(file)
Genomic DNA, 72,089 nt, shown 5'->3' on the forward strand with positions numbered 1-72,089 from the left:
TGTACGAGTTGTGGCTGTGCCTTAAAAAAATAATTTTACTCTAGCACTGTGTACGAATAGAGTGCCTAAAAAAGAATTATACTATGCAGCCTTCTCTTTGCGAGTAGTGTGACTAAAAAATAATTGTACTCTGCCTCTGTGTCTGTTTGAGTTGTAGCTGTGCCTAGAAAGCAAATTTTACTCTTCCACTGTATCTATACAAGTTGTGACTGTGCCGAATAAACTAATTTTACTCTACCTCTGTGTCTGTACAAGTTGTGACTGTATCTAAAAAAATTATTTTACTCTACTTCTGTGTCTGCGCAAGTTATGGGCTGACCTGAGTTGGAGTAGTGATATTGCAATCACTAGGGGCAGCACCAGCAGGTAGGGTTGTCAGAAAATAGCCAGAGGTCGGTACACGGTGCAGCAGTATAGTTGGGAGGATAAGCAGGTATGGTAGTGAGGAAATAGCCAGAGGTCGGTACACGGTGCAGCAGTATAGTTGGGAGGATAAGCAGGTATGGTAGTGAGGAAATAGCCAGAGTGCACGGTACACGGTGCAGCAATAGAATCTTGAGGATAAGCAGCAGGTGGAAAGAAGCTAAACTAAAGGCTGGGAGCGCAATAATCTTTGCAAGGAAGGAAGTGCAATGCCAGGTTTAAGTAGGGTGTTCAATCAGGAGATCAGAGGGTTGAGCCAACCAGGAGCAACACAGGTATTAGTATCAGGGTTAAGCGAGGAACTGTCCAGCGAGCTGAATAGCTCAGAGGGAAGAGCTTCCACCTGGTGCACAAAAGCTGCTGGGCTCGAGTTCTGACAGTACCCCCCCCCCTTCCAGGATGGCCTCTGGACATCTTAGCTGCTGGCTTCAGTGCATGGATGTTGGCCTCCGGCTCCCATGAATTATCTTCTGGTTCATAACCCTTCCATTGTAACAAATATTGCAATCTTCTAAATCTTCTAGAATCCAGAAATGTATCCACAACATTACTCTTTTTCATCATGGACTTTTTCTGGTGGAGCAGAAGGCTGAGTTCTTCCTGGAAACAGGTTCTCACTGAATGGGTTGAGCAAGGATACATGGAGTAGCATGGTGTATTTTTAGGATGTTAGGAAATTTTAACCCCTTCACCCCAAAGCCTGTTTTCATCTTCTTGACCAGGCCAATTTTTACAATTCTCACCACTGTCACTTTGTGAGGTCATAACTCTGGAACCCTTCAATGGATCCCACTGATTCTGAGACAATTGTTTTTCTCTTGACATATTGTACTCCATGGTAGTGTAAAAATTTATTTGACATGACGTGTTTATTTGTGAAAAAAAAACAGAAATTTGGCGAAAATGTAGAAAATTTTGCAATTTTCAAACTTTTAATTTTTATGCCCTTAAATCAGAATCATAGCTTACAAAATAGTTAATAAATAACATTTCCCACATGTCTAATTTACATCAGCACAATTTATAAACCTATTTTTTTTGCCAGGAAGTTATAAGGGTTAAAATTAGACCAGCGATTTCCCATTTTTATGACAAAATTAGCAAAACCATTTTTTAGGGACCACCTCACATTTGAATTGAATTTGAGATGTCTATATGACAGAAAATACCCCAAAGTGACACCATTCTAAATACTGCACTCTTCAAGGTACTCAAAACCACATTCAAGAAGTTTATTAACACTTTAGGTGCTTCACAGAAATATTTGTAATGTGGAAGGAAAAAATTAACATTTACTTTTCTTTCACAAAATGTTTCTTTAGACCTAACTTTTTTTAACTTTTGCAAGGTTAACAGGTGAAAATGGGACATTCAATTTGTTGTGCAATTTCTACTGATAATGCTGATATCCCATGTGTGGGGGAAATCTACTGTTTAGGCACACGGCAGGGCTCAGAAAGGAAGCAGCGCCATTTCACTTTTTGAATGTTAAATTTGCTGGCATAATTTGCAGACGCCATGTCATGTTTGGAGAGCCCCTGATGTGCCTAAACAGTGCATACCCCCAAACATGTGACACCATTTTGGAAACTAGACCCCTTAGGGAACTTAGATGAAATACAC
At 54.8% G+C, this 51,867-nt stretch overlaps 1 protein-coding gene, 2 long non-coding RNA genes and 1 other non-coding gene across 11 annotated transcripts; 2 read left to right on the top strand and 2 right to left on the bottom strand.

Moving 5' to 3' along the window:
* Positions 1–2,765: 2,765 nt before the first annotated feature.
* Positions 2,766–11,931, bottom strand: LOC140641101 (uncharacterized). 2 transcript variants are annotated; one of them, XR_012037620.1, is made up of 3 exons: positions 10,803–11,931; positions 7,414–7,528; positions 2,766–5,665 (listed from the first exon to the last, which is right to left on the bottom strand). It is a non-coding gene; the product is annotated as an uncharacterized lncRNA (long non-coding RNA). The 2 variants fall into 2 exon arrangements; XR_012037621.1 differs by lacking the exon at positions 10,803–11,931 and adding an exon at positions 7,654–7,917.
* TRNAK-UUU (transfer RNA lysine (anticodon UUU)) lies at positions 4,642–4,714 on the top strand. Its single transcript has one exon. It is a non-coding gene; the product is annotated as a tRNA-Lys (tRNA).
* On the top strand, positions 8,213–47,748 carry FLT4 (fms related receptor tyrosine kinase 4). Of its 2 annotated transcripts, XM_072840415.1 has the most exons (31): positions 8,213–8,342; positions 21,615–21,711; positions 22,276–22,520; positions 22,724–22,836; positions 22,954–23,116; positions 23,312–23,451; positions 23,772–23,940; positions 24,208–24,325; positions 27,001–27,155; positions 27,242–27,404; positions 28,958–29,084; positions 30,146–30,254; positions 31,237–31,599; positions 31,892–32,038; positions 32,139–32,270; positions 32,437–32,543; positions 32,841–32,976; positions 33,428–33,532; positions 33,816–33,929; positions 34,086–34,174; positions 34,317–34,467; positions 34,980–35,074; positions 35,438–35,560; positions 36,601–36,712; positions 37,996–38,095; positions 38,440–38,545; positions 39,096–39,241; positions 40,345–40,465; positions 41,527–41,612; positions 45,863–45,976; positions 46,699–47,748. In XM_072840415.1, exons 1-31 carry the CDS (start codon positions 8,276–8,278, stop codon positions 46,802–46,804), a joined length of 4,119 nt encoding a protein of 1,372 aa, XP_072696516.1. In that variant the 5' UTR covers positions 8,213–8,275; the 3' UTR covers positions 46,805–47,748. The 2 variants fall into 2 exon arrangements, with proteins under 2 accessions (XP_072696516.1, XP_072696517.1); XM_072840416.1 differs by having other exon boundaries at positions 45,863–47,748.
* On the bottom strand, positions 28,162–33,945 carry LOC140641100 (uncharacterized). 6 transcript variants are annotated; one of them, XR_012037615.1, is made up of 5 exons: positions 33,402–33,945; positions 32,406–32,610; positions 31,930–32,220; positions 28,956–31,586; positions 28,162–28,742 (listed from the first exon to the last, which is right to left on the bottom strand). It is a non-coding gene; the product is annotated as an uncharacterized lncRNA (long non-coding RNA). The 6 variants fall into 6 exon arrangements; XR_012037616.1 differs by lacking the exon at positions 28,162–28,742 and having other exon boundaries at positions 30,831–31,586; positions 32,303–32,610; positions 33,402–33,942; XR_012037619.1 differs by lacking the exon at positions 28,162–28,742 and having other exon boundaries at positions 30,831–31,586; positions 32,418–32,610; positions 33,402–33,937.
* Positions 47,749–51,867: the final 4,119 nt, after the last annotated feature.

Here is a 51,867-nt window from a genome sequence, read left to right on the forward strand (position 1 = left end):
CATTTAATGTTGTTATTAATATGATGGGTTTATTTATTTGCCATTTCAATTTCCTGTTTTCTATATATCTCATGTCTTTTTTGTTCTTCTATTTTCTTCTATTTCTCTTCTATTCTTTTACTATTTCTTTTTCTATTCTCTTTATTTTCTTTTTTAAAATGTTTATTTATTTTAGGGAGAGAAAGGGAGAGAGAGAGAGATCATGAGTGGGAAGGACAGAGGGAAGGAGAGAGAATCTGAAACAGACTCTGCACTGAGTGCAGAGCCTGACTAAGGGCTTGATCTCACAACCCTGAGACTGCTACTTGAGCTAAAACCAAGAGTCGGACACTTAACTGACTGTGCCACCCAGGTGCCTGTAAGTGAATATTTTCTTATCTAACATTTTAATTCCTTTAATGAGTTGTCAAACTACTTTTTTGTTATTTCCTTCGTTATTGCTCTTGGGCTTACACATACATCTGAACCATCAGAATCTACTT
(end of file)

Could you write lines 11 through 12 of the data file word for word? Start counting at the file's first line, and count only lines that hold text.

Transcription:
Here is a 51,867-nt window from a genome sequence, read left to right on the forward strand (position 1 = left end):
CATTTAATGTTGTTATTAATATGATGGGTTTATTTATTTGCCATTTCAATTTCCTGTTTTCTATATATCTCATGTCTTTTTTGTTCTTCTATTTTCTTCTATTTCTCTTCTATTCTTTTACTATTTCTTTTTCTATTCTCTTTATTTTCTTTTTTAAAATGTTTATTTATTTTAGGGAGAGAAAGGGAGAGAGAGAGAGATCATGAGTGGGAAGGACAGAGGGAAGGAGAGAGAATCTGAAACAGACTCTGCACTGAGTGCAGAGCCTGACTAAGGGCTTGATCTCACAACCCTGAGACTGCTACTTGAGCTAAAACCAAGAGTCGGACACTTAACTGACTGTGCCACCCAGGTGCCTGTAAGTGAATATTTTCTTATCTAACATTTTAATTCCTTTAATGAGTTGTCAAACTACTTTTTTGTTATTTCCTTCGTTATTGCTCTTGGGCTTACACATACATCTGAACCATCAGAATCTACTT